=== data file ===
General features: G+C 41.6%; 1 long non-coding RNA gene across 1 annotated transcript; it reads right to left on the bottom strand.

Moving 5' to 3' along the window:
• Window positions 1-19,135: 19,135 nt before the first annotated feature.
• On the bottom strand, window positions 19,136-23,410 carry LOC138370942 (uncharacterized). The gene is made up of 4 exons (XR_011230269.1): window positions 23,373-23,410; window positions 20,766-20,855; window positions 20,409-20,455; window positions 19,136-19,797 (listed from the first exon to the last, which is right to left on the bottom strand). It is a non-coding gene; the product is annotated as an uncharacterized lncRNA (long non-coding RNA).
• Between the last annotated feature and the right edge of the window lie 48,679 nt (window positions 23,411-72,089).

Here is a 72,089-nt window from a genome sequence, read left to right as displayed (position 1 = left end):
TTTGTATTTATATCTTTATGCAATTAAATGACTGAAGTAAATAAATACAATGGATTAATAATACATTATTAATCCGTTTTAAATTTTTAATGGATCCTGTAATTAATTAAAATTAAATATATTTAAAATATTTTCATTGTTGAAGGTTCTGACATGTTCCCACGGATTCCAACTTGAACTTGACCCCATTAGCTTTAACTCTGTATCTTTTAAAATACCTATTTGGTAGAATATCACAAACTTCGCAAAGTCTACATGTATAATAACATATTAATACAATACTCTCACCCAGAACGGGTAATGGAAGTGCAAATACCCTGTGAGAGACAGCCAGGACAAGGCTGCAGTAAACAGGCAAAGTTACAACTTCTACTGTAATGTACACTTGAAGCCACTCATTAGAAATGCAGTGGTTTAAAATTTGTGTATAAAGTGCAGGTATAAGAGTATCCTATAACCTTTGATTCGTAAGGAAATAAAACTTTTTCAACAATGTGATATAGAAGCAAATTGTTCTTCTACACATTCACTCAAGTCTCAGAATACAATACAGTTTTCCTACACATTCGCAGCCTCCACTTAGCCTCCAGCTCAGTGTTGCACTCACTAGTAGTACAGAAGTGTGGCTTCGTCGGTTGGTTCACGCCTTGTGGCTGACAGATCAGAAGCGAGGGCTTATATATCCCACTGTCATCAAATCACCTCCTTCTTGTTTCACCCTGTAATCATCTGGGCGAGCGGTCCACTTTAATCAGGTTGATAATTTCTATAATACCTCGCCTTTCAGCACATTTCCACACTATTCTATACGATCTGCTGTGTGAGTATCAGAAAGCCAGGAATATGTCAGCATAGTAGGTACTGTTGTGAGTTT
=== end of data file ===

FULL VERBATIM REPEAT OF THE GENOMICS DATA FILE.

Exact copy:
General features: G+C 41.6%; 1 long non-coding RNA gene across 1 annotated transcript; it reads right to left on the bottom strand.

Moving 5' to 3' along the window:
• Window positions 1-19,135: 19,135 nt before the first annotated feature.
• On the bottom strand, window positions 19,136-23,410 carry LOC138370942 (uncharacterized). The gene is made up of 4 exons (XR_011230269.1): window positions 23,373-23,410; window positions 20,766-20,855; window positions 20,409-20,455; window positions 19,136-19,797 (listed from the first exon to the last, which is right to left on the bottom strand). It is a non-coding gene; the product is annotated as an uncharacterized lncRNA (long non-coding RNA).
• Between the last annotated feature and the right edge of the window lie 48,679 nt (window positions 23,411-72,089).

Here is a 72,089-nt window from a genome sequence, read left to right as displayed (position 1 = left end):
TTTGTATTTATATCTTTATGCAATTAAATGACTGAAGTAAATAAATACAATGGATTAATAATACATTATTAATCCGTTTTAAATTTTTAATGGATCCTGTAATTAATTAAAATTAAATATATTTAAAATATTTTCATTGTTGAAGGTTCTGACATGTTCCCACGGATTCCAACTTGAACTTGACCCCATTAGCTTTAACTCTGTATCTTTTAAAATACCTATTTGGTAGAATATCACAAACTTCGCAAAGTCTACATGTATAATAACATATTAATACAATACTCTCACCCAGAACGGGTAATGGAAGTGCAAATACCCTGTGAGAGACAGCCAGGACAAGGCTGCAGTAAACAGGCAAAGTTACAACTTCTACTGTAATGTACACTTGAAGCCACTCATTAGAAATGCAGTGGTTTAAAATTTGTGTATAAAGTGCAGGTATAAGAGTATCCTATAACCTTTGATTCGTAAGGAAATAAAACTTTTTCAACAATGTGATATAGAAGCAAATTGTTCTTCTACACATTCACTCAAGTCTCAGAATACAATACAGTTTTCCTACACATTCGCAGCCTCCACTTAGCCTCCAGCTCAGTGTTGCACTCACTAGTAGTACAGAAGTGTGGCTTCGTCGGTTGGTTCACGCCTTGTGGCTGACAGATCAGAAGCGAGGGCTTATATATCCCACTGTCATCAAATCACCTCCTTCTTGTTTCACCCTGTAATCATCTGGGCGAGCGGTCCACTTTAATCAGGTTGATAATTTCTATAATACCTCGCCTTTCAGCACATTTCCACACTATTCTATACGATCTGCTGTGTGAGTATCAGAAAGCCAGGAATATGTCAGCATAGTAGGTACTGTTGTGAGTTT